I Read Every 2020 Frontrunner’s Labor Platform So You Didn’t Have To

Presidential candidates are going all out to win over working-class Americans.

Julián Castro marched with McDonald’s workers in North Carolina. Pete Buttigieg rallied with Uber drivers in San Francisco. Elizabeth Warren and Bernie Sanders joined striking supermarket cashiers on the picket lines in Massachusetts.

It’s easy to dismiss these gestures as the usual photo ops, but they reflect the labor movement’s resurgent influence in politics. Most of the Democratic frontrunners are also releasing detailed policy platforms that promise workers everything they’ve ever wanted. Paid parental leave—yes. A $15 minimum wage—check. Paid sick days—done.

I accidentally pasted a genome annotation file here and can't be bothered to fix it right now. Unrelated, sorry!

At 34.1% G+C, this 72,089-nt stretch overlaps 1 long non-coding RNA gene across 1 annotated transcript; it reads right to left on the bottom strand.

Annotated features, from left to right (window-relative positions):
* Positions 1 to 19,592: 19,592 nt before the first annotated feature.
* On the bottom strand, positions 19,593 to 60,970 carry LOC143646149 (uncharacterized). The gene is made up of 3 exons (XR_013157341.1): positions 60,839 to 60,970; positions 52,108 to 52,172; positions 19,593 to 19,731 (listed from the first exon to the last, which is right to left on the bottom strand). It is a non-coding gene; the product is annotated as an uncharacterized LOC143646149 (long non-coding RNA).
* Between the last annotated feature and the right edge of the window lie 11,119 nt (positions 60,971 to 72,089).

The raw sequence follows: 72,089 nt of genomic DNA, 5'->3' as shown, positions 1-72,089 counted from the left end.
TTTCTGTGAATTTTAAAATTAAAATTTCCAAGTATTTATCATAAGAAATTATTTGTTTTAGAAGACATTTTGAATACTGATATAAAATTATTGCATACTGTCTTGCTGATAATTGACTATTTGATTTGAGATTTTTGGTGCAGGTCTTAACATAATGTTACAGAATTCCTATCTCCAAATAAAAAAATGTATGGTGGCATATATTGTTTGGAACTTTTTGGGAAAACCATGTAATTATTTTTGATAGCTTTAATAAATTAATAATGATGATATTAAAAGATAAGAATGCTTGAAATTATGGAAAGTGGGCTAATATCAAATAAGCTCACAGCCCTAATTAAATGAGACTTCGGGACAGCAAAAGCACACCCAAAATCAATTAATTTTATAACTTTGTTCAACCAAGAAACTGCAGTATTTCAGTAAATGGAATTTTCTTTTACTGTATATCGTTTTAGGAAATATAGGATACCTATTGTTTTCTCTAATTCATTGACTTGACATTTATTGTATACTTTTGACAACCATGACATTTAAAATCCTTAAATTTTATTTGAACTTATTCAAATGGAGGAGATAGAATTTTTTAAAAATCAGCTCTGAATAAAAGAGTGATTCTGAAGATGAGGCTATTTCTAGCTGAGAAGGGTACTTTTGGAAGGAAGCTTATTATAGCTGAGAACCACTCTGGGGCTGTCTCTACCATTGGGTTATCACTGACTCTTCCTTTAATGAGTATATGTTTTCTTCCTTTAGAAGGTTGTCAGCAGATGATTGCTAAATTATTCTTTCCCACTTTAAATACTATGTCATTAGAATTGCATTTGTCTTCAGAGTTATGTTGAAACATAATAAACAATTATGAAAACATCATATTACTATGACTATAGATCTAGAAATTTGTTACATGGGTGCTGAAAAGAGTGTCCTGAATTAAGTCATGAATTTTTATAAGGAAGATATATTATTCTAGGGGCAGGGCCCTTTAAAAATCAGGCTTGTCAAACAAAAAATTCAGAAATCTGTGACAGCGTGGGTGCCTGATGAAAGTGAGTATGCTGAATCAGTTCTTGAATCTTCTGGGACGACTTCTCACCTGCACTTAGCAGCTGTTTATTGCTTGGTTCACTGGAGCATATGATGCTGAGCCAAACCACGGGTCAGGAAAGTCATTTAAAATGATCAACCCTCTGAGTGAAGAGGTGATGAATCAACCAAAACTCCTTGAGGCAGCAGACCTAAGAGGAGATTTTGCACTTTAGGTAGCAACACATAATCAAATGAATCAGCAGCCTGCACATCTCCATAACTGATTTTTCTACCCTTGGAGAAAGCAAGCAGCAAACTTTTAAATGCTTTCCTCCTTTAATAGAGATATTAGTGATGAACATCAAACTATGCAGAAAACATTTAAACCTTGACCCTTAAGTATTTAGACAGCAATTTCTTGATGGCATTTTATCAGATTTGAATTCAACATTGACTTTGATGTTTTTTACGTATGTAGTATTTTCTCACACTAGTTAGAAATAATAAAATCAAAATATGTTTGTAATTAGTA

And for the first time, most candidates are really paying attention to working women and the challenges they face in the workplace, such as lower pay and few accommodations for pregnant and breastfeeding women.

Sure, not every candidate is promising workers major reform. Some candidates are more interested in incremental changes. But even so, the 2020 Democratic primary election is shaping up to provide the most ambitious blueprint to overhaul US labor laws. And with public frustration toward billionaires and CEOs mounting, it seems like a smart campaign strategy.

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